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Acquisitions: A Look at Strategies in the Current Economy

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RISMEDIA, August 26, 2010—Acquiring companies in today’s economy is an important question that needs to be examined closely, even for companies historically inclined to grow through acquisition. In this month’s Power Broker Roundtable, industry leaders Ron Peltier and Dan Elsea discuss the important questions that should be answered before acquiring companies in the current economy.

Moderator:
Steve Brown,
Special Liaison for Large Firm Relations, NAR

Participants:
Ron Peltier,
CEO, HomeServices of America, Minneapolis, Minnesota
Dan Elsea, President, Brokerage Services, Real Estate One, Detroit, Michigan

Steve Brown: To buy or not to buy, that is the question—and in today’s economy, it is a question worthy of debate even for companies historically inclined to grow through acquisition. And if this is the time to buy, what do you look for in an acquisition candidate? How do you evaluate its impact on your current business? As important, do you fold the new company into your brand, as many real estate franchisors do, or make the best use of an established local brand by retaining the original name? For some answers, we’ve invited a couple of seasoned pros to join us at the Roundtable today: Ron Peltier, who grows HomeServices of America through an ever-expanding array of affiliate companies retaining their own brands, and Dan Elsea, whose family-owned business has been franchising the Real Estate One brand since 1929. Ron, let’s begin with you. Is your business acquiring companies today? And if so, what do your look for?

Ron Peltier: Yes, we are actively interested in growing our footprint by continuing our acquisition strategy. We slowed down as the market was correcting over the past few years, but with some 70,000 independent brokers operating today, there is plenty of room for consolidation—and we look for companies who want to retain their own brand and character but benefit from the services we provide.

Dan Elsea: I’d say half our growth over the decades is a direct result of acquisition. If we’ve slowed up over the past four years, it’s because sellers have been reluctant to sell while their own financials have been settling. But that will change as the market turns around, and we’re always looking for companies that are right for us in terms of culture and financials. I’d say one out of three companies we look at turns out to be right for us.

Steve Brown: When you say a company is “right for you,” can you be a little more specific?

Dan Elsea: Well, the quality of a company is important, of course…a company well respected in its marketplace…and a broker who wants to, rather than has to sell. Many of the brokers whose companies we acquire want to step out of the day-to-day but retain a role in the business—and that’s fine with us. If the fit is right, we can always find a place for a successful, well-run company—especially if it will strengthen our presence in a region or open a new market.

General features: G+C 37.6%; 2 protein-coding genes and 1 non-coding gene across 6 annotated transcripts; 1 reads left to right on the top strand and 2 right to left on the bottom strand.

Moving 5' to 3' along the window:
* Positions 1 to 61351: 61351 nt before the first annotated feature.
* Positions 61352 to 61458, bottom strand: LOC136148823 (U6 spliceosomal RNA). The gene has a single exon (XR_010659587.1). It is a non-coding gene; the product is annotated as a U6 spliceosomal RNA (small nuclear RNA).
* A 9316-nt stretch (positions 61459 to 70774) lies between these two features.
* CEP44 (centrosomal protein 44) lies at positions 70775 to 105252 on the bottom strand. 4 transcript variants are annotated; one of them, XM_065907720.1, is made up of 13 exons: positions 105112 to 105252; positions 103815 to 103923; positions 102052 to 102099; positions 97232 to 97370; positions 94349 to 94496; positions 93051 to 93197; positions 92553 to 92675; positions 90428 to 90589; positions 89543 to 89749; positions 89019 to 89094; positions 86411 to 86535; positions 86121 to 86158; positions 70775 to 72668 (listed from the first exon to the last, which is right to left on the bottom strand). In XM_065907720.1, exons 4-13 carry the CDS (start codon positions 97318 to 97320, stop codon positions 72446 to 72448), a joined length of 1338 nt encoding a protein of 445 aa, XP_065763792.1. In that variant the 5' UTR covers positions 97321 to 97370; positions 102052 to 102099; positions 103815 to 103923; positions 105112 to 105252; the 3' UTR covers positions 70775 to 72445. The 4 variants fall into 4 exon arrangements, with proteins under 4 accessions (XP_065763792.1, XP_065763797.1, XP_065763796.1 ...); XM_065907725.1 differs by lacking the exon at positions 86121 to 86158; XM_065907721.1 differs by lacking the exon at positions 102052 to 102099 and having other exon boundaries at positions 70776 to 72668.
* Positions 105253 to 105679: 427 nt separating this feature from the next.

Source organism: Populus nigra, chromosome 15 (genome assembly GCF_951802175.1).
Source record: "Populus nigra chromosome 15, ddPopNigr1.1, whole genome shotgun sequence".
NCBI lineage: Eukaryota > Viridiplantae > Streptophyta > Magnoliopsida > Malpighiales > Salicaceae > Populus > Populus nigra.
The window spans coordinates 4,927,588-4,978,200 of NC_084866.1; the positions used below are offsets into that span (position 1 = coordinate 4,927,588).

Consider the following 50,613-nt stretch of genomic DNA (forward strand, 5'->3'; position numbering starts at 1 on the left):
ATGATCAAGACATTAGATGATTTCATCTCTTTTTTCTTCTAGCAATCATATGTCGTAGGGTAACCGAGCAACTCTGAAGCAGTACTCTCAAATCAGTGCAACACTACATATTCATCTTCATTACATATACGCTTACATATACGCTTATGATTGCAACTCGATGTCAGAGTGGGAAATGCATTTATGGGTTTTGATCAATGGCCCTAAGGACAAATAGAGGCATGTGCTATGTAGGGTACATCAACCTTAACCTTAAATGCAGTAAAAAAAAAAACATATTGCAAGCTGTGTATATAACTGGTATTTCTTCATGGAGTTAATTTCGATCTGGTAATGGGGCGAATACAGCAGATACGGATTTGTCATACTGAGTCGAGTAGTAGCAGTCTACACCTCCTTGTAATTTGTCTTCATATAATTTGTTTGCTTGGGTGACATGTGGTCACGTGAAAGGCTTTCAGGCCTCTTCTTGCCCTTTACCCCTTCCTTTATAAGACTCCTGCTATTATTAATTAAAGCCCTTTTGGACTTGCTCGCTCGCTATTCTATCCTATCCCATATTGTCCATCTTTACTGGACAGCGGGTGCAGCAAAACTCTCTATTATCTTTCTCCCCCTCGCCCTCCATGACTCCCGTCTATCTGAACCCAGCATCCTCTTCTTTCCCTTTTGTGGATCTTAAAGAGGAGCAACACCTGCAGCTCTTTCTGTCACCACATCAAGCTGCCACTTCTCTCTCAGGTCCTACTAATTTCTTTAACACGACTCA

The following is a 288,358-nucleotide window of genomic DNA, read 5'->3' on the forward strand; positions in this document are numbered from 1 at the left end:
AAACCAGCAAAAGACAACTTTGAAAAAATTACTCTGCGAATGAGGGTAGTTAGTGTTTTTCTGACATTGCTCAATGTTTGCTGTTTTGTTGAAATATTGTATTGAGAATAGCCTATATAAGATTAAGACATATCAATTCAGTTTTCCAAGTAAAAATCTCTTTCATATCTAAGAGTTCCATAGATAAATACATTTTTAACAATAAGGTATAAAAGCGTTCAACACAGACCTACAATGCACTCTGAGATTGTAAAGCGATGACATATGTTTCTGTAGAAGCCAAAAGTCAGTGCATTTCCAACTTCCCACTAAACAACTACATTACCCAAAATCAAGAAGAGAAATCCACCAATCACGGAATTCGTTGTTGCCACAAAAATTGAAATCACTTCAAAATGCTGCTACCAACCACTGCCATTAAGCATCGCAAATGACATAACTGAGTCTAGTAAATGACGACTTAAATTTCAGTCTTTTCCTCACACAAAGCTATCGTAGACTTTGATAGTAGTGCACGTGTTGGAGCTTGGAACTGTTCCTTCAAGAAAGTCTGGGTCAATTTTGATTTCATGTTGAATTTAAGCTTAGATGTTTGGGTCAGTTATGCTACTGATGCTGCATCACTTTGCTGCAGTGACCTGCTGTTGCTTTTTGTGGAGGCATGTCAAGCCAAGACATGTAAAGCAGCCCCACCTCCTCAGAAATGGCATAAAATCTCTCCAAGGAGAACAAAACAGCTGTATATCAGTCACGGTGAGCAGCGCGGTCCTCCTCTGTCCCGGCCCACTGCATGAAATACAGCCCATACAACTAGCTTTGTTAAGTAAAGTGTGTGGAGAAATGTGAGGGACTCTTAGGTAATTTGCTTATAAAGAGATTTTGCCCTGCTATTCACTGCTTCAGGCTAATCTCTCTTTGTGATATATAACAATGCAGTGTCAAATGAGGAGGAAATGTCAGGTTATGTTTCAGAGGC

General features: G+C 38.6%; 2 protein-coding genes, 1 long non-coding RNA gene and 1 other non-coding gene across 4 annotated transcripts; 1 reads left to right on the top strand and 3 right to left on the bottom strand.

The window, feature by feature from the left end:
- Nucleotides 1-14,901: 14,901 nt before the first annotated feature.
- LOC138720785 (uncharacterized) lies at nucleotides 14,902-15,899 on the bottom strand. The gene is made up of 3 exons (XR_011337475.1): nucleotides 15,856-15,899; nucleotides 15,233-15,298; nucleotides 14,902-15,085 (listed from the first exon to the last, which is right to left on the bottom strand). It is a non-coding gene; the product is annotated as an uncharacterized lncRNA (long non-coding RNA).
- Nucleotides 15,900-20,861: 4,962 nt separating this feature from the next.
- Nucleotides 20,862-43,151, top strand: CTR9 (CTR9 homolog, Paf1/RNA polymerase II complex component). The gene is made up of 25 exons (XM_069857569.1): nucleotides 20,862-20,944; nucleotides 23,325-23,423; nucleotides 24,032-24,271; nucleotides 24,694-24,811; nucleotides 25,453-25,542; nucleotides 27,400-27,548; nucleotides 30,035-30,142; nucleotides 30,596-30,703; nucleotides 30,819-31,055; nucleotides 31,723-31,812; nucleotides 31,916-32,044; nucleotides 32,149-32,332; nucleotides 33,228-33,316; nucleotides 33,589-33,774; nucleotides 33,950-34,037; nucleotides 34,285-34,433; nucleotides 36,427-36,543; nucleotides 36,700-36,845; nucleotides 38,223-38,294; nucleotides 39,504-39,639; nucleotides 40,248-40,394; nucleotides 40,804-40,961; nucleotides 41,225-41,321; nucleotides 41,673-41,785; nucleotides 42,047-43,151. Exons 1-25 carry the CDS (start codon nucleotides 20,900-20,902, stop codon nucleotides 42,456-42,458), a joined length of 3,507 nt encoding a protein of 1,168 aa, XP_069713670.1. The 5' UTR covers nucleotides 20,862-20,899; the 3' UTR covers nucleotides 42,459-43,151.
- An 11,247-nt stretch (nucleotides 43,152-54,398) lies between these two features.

Ron Peltier: Strong leadership is essential for us because the company will retain its own brand and continue to operate as it always did. Even when a broker has an eye on an exit strategy, he or she will often continue to dedicate time and effort to the business because the goal is to leave a legacy of a great brand that’s been built up in a marketplace.

Steve Brown: You’ve both talked about company culture. How important is that when you acquire a company, and how do you go about transitioning?

Dan Elsea: To an extent, every independent company is a reflection of the broker’s style, and there’s often some reluctance on the part of the sales associates to step into a different environment. We start by having open discussions, both group and one-on-one, so they understand what is apt to change in the day-to-day and what will likely remain the same. In fact, the majority choose to stay on because they will have the best of what they’ve always known bolstered by the service, technology and business support that we are able to provide.

Ron Peltier: I’d say that’s true. Because our companies retain their own brand, we have a vested interest in acquiring strong businesses with positive growth prospects, and we respect the expertise of their leaders. We want our companies to flourish and go forward with the enthusiasm and know-how of the entrepreneurs who’ve made them what they are—and we work with brokers to provide the tools that will ensure they do just that.

Dan Elsea: Mostly we work to establish a “common view”—a business environment in which the benefits of the merger are clearly apparent and beneficial to all.

Steve Brown: And how do you see the prospects for acquisition in the current economic climate?

Ron Peltier: We’re certainly seeing more interest than we did even a year ago. I think the next 24 months will offer great opportunity for both buyers and sellers.

Dan Elsea: I agree. The interest is there on the part of both buyers and sellers. It’s a matter of brokers reaching out—touching bases with everyone. You never know who might turn out to be a viable candidate.

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